Institutional Real Estate Europe

May 1, 2024: Vol. 18, Number 5

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From the Current Issue


Shifting landscapes: Alternatives are becoming mainstays for institutional investors

There is a reason investors and fund managers are increasingly shifting their capital and focus to alternative real estate assets; society is changing. Hybrid work is diminishing the need for offices, while an emphasis on clean energy is opening up all sorts of new real estate possibilities, and manufacturing, supply chains and the way consumers obtain goods are changing domestic real estate demand. This appetite for niche property segments is being matched by accessibility. Routes into alternatives are increasing, while the financial fundamentals of many non-mainstream real estate sectors enables them to deliver steady returns, while also having a positive social impact


Sharpening up: Making green leases more effective

Green leases — rental contracts containing extra clauses related to the environmental performance of a building — are on the rise in Europe. And for good reason. Regulation as well as tenant, landlord and investor net-zero targets are leading to an increased focus on both landlords and tenants holding themselves accountable when it comes to meeting decarbonisation targets. But having a tenant onboard and signed onto a green lease is not a silver bullet. So how can they be improved?


Revving up renovation: How can we catalyse the €275 billion needed to deliver Europe’s retrofit revolution?

When it comes to real estate, what is new is so often seen as better. But, when it comes to the future of our planet, that is not completely the case. The bias towards new buildings — even when they are highly sustainable — can mean opportunities for the repurposing and reuse of existing buildings are overlooked. But we will not be able to reach net zero without decarbonising existing buildings in addition to building new, sustainable ones


An inflection point?: Investors are poised for more action this year

The past year was a challenging investment environment, as higher interest rates and concerns about property valuations led many investors to pull back on activity until they could better understand the market dynamics. But real estate continues to have a key role to play in investors’ portfolios, offering diversification, current income and attractive risk-adjusted returns, as well as serving as an inflation hedge


Benchmarking your portfolios: Useful no-cost resources to help support you in your quest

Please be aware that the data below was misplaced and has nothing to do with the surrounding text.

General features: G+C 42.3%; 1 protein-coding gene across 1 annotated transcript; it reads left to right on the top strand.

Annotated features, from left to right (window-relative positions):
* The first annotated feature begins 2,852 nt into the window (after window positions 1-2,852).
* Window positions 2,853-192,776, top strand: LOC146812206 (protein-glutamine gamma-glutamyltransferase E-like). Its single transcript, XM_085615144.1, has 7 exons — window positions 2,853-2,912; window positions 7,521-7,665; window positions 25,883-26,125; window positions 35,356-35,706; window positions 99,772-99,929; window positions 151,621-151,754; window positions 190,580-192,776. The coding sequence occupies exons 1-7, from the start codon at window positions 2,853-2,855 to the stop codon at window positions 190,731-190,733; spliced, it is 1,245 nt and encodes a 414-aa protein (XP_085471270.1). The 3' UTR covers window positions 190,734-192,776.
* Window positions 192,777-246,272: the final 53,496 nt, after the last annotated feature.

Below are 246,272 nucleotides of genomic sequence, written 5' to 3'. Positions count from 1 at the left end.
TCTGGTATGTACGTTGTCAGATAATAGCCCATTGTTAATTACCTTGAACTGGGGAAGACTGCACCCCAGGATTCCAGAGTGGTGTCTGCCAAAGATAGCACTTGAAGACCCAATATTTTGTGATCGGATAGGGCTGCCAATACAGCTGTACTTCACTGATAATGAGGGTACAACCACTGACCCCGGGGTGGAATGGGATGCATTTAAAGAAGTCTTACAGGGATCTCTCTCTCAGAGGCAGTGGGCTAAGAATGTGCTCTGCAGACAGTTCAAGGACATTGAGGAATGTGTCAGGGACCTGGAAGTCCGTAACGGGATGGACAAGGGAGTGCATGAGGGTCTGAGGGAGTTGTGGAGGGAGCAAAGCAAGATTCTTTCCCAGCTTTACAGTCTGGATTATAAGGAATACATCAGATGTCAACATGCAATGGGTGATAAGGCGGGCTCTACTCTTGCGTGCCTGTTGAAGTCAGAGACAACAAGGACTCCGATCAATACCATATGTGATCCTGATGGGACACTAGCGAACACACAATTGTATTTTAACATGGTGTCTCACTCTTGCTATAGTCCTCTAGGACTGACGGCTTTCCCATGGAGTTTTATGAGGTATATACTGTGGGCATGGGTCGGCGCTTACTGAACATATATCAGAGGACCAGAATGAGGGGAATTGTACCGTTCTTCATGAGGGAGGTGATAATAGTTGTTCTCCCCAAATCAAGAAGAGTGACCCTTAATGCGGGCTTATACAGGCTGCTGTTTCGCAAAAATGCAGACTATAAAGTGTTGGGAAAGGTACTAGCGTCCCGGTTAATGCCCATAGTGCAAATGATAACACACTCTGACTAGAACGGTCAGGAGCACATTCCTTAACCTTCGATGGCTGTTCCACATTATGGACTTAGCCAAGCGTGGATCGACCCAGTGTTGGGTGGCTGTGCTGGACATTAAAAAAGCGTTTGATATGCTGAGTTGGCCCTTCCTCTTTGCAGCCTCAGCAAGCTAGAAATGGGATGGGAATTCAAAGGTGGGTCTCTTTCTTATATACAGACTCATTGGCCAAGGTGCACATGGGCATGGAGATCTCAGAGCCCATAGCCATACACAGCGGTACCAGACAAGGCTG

During the past several years, as more and more of you have adopted these indices to help benchmark the performance of your portfolios, IREI Inc. has formed strategic alliances with IDR (which runs a series of funds tracking the NFI-ODCE index), Nareit and EPRA to produce webinars to update our constituents on their respective quarterly performance numbers as well as the forces underlying and shaping those performance numbers


Global investment volumes bottomed out in 2023

In 2023, global real estate investment volumes were among the lowest since the global financial crisis, according to Colliers’ March 2024 Global Capital Flows report. Overall, volumes were at 75 percent of the 10-year average, with varying results across regions


Office demand to drop 12% by 2030 in Germany’s top cities

Demand for office space in Germany’s top seven cities will drop by 12 percent by 2030, according to a new study from Colliers and the ifo Institute. After surveying some 9,000 companies in Germany and using office letting data from between 2013 and 2023, the advisory firm and economic think tank have suggested that the reduction in office demand could amount to 11.5 million square metres (124 million square feet) of spare space


AI could reduce real estate’s carbon footprint by 50%

The widespread use of artificial intelligence (AI) could reduce global real estate’s greenhouse gas emissions by between 5.81 gigatonnes to 6.46 gigatonnes on an annual basis — the equivalent of the entire 2022 global carbon footprint of the United States


The squeezed middle: The role of institutional capital in creating affordable housing

Europe’s cities are in the midst of a housing crisis. With growing levels of unmet housing demand, there is a pressing need for a multidecade policy response to expand new supply. A new paper from INREV — The Housing Middle Income Europe Report — outlines how supply gaps have been identified across the full spectrum of housing tenure segments in Europe. These include the private rented sector (PRS), public and third sector not-for-profit (NFP) subsidised housing, and owner-occupied properties.

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